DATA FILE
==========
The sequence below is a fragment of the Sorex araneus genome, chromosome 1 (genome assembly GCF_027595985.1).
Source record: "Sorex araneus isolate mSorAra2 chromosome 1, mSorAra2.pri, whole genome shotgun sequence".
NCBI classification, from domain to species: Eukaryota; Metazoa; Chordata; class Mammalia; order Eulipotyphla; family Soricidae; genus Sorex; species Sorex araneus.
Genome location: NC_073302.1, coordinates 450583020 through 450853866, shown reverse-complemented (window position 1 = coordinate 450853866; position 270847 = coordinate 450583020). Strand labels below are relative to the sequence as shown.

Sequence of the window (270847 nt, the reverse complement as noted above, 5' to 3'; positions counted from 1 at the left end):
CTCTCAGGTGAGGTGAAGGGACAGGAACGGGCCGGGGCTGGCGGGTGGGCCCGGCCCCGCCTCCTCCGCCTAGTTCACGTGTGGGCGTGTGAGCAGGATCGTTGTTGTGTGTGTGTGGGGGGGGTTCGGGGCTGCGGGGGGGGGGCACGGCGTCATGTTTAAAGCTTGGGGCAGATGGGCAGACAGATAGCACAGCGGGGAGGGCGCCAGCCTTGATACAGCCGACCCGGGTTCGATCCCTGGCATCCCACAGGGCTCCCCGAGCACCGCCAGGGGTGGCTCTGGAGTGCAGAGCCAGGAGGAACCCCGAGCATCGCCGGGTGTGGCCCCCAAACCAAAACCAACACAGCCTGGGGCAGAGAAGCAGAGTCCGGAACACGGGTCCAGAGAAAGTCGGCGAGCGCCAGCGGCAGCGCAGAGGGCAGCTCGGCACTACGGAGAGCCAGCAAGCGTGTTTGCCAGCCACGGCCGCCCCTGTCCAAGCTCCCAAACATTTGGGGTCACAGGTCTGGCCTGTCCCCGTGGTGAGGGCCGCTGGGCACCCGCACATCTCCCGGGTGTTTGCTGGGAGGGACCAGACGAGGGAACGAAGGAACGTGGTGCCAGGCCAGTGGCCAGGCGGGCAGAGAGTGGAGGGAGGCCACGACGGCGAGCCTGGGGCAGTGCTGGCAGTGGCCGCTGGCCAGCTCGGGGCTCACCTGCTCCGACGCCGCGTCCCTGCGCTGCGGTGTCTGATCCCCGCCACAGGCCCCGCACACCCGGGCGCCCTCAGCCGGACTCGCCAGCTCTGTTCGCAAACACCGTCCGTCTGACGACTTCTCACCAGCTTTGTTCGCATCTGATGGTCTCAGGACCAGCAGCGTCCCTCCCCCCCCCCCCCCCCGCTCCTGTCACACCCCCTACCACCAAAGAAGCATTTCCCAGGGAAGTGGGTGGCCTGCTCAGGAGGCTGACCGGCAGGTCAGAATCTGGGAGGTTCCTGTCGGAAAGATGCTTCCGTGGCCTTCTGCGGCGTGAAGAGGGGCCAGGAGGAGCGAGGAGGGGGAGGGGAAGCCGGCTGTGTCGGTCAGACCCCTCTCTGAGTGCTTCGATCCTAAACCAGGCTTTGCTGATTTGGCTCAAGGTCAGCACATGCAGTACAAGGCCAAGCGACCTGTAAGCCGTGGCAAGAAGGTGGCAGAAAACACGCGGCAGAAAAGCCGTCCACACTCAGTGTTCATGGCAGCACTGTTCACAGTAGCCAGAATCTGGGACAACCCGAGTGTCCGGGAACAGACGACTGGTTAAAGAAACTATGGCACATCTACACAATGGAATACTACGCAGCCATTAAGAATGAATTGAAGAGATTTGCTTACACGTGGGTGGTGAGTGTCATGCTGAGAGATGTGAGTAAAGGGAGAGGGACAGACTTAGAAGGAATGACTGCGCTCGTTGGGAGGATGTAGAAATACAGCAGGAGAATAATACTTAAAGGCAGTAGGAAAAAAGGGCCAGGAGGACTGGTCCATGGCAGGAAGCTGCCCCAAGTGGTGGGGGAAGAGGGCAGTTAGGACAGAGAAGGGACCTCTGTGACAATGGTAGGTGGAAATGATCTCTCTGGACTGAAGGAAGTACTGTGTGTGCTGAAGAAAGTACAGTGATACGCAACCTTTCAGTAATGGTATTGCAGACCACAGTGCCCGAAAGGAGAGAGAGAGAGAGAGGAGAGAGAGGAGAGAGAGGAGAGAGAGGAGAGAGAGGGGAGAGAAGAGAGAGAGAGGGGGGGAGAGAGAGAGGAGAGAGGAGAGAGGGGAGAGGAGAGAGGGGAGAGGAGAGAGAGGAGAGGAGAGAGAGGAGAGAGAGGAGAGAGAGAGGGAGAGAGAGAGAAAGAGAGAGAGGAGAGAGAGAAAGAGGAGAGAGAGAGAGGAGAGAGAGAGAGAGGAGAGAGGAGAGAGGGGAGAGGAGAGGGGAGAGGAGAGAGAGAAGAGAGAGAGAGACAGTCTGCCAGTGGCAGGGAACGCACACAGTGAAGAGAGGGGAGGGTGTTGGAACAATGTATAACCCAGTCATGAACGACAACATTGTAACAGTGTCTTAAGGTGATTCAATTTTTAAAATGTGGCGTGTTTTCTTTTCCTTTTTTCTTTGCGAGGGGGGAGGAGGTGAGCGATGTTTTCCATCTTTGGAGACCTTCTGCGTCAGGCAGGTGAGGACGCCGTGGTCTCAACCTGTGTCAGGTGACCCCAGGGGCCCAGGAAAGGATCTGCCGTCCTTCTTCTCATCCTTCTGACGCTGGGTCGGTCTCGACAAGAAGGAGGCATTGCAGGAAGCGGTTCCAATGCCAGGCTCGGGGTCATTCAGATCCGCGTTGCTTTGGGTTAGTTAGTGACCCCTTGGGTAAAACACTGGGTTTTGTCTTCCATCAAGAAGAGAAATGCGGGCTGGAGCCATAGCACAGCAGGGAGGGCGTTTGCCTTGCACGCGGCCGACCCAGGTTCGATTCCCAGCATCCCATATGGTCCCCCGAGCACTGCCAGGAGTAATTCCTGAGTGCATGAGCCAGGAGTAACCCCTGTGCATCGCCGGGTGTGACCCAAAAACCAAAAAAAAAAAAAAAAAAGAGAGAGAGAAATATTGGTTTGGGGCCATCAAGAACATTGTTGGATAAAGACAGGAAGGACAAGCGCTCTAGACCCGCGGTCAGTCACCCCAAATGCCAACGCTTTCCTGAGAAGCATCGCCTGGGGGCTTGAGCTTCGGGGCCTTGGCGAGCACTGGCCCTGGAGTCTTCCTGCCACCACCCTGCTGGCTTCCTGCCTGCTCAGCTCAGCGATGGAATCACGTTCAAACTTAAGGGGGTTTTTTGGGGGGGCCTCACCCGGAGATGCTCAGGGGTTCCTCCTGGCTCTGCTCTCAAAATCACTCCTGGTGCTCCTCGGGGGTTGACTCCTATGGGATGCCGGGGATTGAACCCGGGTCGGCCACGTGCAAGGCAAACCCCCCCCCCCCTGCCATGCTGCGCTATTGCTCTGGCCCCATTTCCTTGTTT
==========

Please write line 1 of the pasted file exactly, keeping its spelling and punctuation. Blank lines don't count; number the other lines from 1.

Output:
The sequence below is a fragment of the Sorex araneus genome, chromosome 1 (genome assembly GCF_027595985.1).